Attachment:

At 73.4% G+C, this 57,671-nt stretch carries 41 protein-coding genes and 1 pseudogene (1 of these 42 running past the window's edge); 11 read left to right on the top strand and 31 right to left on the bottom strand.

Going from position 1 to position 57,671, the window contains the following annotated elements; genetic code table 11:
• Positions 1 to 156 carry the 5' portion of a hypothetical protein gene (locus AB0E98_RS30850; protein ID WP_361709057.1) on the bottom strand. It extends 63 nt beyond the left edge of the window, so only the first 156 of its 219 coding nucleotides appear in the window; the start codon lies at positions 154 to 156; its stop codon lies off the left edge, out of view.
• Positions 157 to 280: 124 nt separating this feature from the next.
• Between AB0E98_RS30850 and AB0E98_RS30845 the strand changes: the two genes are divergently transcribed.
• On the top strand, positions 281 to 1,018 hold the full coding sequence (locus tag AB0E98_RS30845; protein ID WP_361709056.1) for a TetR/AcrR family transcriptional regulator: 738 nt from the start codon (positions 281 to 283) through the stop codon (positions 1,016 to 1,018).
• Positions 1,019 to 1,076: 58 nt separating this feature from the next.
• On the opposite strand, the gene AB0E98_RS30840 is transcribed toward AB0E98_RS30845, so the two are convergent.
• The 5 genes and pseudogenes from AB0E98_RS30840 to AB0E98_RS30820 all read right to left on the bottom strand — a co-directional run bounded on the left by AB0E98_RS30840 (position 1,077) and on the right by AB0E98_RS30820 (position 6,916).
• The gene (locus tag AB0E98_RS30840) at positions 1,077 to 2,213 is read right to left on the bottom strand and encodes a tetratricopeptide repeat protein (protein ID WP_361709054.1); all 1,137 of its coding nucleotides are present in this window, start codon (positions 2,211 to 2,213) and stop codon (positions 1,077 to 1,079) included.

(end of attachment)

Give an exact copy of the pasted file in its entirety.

At 73.4% G+C, this 57,671-nt stretch carries 41 protein-coding genes and 1 pseudogene (1 of these 42 running past the window's edge); 11 read left to right on the top strand and 31 right to left on the bottom strand.

Going from position 1 to position 57,671, the window contains the following annotated elements; genetic code table 11:
• Positions 1 to 156 carry the 5' portion of a hypothetical protein gene (locus AB0E98_RS30850; protein ID WP_361709057.1) on the bottom strand. It extends 63 nt beyond the left edge of the window, so only the first 156 of its 219 coding nucleotides appear in the window; the start codon lies at positions 154 to 156; its stop codon lies off the left edge, out of view.
• Positions 157 to 280: 124 nt separating this feature from the next.
• Between AB0E98_RS30850 and AB0E98_RS30845 the strand changes: the two genes are divergently transcribed.
• On the top strand, positions 281 to 1,018 hold the full coding sequence (locus tag AB0E98_RS30845; protein ID WP_361709056.1) for a TetR/AcrR family transcriptional regulator: 738 nt from the start codon (positions 281 to 283) through the stop codon (positions 1,016 to 1,018).
• Positions 1,019 to 1,076: 58 nt separating this feature from the next.
• On the opposite strand, the gene AB0E98_RS30840 is transcribed toward AB0E98_RS30845, so the two are convergent.
• The 5 genes and pseudogenes from AB0E98_RS30840 to AB0E98_RS30820 all read right to left on the bottom strand — a co-directional run bounded on the left by AB0E98_RS30840 (position 1,077) and on the right by AB0E98_RS30820 (position 6,916).
• The gene (locus tag AB0E98_RS30840) at positions 1,077 to 2,213 is read right to left on the bottom strand and encodes a tetratricopeptide repeat protein (protein ID WP_361709054.1); all 1,137 of its coding nucleotides are present in this window, start codon (positions 2,211 to 2,213) and stop codon (positions 1,077 to 1,079) included.